Region: South East Asia
Christianity is enshrined in the country’s constitution as the official religion and all the denominations are well represented. About 28% of people are Catholics, 23% are Evangelical Lutherans, and the rest are spread out over various different groups. However, many people retain their traditional animist beliefs that revolve around such things as spirit-worship.
Although English is very widely spoken and is indeed the most common language in the country, there are over 770 languages in the country - which is about one-third of the world’s indigenous languages! Pidgin, which is primarily derived from English, is the major second language.
Area (sq. km):
462,840 square meters
The climate is generally hot and humid all year round with a high rate of rainfall. The capital, Port Moresby, is one of the driest areas in the country. In most places, the very wet season is between December and March. During this time, it is virtually impossible to go trekking due to hazardous conditions. May to October is considered the dry season although it is not unusual to encounter rain during this period. The months of April and October see unpredictable weather, but the humidity remains extremely high. The temperature is significantly cooler in the highlands, especially in the night.
In general, the wet season is between December and March whist the dry season is between May and October. The in-between months see variable weather, but the climate is generally humid all year round. Due to the rough nature of The Kokoda Track, it is only possible to run this tour during the dry season.
The international dialling code for Papua New Guinea is +61. Telephone calls, especially international calls, made from hotels, often attract significant service charges, even when the number dialled is not available. Where possible, endeavour to make calls from local telephone offices, which are usually situated in or near the post offices. It is always advisable to confirm the rates you will be paying before you make your call. Should any extra assistance be required when you are on tour, please contact our local offices first. If you have a mobile phone it should be a relatively simple procedure to arrange ‘global roaming’ with your service provider; however, charges are generally very high so be sure to check this option thoroughly. You should also check with your service provider to see if your mobile phone is compatible with the networks used in Papua New Guinea.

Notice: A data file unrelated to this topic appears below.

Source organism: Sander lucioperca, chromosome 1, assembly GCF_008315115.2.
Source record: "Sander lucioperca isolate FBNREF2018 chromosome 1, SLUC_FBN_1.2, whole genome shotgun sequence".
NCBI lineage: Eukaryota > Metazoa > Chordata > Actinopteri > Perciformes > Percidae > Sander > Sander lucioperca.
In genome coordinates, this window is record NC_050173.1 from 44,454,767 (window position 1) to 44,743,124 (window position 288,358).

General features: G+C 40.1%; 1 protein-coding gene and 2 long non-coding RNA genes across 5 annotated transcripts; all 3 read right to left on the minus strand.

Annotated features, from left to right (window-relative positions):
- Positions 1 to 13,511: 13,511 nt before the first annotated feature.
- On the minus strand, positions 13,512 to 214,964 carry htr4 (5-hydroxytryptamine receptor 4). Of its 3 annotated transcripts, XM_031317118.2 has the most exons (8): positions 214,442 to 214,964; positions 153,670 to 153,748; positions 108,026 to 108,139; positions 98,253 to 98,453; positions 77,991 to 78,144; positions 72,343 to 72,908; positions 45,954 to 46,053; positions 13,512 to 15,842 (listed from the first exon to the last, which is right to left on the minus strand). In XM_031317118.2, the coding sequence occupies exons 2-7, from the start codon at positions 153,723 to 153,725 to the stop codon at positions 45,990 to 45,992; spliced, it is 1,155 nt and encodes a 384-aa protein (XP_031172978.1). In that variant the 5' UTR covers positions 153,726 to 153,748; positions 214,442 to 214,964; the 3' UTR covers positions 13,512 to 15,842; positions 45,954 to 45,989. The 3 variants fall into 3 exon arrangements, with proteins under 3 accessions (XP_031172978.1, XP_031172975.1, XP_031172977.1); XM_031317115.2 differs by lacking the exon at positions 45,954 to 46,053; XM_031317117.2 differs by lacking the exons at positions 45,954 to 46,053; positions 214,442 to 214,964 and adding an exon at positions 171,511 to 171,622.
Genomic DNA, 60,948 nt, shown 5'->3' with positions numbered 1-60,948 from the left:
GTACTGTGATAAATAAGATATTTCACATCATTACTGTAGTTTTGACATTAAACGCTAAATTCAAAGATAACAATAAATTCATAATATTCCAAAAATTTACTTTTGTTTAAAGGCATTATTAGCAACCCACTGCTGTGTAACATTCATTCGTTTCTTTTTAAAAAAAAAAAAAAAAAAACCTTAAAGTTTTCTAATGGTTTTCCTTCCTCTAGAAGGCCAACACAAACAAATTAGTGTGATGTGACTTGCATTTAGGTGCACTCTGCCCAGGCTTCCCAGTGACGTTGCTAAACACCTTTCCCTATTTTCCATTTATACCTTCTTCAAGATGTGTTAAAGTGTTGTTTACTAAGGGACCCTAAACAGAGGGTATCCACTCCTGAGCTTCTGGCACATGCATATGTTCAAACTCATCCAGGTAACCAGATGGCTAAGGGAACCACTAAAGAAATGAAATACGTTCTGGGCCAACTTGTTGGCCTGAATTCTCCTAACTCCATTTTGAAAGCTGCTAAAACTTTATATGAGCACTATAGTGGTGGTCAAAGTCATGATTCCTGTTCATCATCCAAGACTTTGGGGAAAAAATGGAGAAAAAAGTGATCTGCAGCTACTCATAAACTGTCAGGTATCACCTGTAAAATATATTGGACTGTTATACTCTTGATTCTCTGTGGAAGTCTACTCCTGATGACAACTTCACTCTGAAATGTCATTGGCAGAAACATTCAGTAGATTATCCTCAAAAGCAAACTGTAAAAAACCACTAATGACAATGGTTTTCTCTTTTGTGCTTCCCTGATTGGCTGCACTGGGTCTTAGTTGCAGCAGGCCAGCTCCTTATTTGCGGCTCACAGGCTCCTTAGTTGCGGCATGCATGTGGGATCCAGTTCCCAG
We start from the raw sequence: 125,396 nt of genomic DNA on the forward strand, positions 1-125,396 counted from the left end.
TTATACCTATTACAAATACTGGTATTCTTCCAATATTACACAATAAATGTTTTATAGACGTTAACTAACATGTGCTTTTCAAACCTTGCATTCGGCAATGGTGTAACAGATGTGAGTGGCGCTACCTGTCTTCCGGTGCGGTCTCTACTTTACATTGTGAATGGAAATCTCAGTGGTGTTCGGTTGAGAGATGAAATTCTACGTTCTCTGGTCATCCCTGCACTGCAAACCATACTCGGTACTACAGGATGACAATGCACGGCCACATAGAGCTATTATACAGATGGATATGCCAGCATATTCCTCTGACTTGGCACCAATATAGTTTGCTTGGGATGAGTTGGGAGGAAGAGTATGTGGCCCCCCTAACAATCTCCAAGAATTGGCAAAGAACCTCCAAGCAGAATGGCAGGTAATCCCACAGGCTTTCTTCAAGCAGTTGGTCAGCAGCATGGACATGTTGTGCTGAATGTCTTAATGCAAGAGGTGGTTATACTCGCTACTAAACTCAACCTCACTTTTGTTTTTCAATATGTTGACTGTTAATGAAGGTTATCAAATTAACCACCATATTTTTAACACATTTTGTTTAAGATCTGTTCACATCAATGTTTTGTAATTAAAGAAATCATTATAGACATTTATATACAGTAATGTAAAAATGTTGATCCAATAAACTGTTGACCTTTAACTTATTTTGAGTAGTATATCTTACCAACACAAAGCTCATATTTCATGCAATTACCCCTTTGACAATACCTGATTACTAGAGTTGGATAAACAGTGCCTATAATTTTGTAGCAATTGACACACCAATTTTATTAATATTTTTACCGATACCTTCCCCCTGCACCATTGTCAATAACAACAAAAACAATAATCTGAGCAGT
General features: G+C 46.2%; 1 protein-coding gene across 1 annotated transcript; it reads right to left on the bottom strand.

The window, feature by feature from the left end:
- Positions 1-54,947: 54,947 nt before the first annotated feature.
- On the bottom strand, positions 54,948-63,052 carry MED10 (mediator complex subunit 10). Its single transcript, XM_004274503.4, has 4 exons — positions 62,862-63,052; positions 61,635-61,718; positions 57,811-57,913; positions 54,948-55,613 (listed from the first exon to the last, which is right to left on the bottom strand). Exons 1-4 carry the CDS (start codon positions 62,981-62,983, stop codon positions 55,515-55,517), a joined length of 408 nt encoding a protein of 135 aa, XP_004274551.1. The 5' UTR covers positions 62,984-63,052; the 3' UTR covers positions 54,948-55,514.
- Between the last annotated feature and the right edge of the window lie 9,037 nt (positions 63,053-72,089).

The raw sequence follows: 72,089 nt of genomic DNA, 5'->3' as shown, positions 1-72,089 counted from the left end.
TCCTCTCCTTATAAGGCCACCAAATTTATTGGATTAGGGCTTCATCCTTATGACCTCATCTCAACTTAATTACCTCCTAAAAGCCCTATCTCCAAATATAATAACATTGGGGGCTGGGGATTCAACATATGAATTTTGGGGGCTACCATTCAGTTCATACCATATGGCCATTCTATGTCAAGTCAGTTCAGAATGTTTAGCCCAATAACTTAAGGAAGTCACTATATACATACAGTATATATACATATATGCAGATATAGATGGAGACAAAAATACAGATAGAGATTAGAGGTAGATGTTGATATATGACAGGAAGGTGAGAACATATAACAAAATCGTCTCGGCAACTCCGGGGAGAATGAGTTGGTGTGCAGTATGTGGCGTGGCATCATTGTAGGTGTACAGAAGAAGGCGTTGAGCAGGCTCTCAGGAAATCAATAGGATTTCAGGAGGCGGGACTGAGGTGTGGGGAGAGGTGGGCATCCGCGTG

Sago, which is similar to taro or yam, is the staple diet of much of the country. There is good seafood along the coasts and the food is generally tastier there than in the highlands. The most famous local cooking style is the use of a traditional underground oven, known as a ‘mumu’.
Artefacts, such as woodcarvings, weaved baskets and pottery, are popular souvenirs for tourists. Generally, the prices are relatively high due to high cost of transportation and storage in the country. Remember that bargaining is not a custom in Papua New Guinea.
All visitors to Papua New Guinea including tourists are required to have a visa to enter. If you are an Australian national you are required to obtain your visa prior to departure. Currently a 30-day tourist visa is available for nationals of many other countries including, Japan, New Zealand, UK, USA and most western European countries. This tourist visa is non-extendable and is issued free of charge on arrival.
Australian nationals - To acquire a visa you will need to complete a visa application form with a passport photo attached, and submit this with a trip itinerary, proof of sufficient funds for your stay and a copy of an onward airline ticket showing confirmed flight bookings. You can obtain your visa application form through your travel agent or by downloading a form online from the Papua New Guinean High Commission website. Your completed visa application needs to be sent your nearest Papua New Guinean High Commission, embassy or consulate along with your valid passport (which must have at least 6 months validity on it from the date of intended travel) as well as a pre-paid, self-addressed and registered post envelope which will be used to return your passport to you.
Please note that visa processing times can be subject to delays, particularly during peak periods, so we commend you allow sufficient time when applying for your visa.
A Fact Book on Modern Papua New Guinea - Jackson Rannells Do-it-Yourself Trekking - Kokoda Trail-Clive Baker Rascal Rain - A Year in PNG-Inez Baranay Papua New Guinea-Lonely Planet Bloody Buna-Lida Mayo